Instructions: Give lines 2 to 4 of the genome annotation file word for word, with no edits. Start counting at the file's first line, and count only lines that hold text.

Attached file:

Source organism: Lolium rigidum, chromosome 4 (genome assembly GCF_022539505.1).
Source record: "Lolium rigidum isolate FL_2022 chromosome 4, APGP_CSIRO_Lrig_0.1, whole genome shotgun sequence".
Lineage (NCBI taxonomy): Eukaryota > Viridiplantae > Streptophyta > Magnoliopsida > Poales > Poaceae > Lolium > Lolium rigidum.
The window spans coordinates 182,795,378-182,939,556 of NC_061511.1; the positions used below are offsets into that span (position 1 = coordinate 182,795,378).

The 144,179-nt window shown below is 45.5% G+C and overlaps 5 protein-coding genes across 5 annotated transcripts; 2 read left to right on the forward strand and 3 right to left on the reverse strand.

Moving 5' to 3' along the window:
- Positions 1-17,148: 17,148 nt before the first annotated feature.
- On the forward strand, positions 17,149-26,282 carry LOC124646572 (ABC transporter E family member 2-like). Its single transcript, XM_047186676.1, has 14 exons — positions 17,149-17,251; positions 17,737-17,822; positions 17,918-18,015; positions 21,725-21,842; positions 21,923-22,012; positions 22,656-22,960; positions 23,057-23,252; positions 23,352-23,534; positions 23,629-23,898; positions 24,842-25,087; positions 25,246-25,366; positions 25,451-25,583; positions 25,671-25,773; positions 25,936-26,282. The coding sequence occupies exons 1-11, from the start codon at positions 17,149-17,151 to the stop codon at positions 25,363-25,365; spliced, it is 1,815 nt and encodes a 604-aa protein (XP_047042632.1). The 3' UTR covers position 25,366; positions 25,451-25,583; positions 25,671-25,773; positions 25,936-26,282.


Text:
Source record: "Lolium rigidum isolate FL_2022 chromosome 4, APGP_CSIRO_Lrig_0.1, whole genome shotgun sequence".
Lineage (NCBI taxonomy): Eukaryota > Viridiplantae > Streptophyta > Magnoliopsida > Poales > Poaceae > Lolium > Lolium rigidum.
The window spans coordinates 182,795,378-182,939,556 of NC_061511.1; the positions used below are offsets into that span (position 1 = coordinate 182,795,378).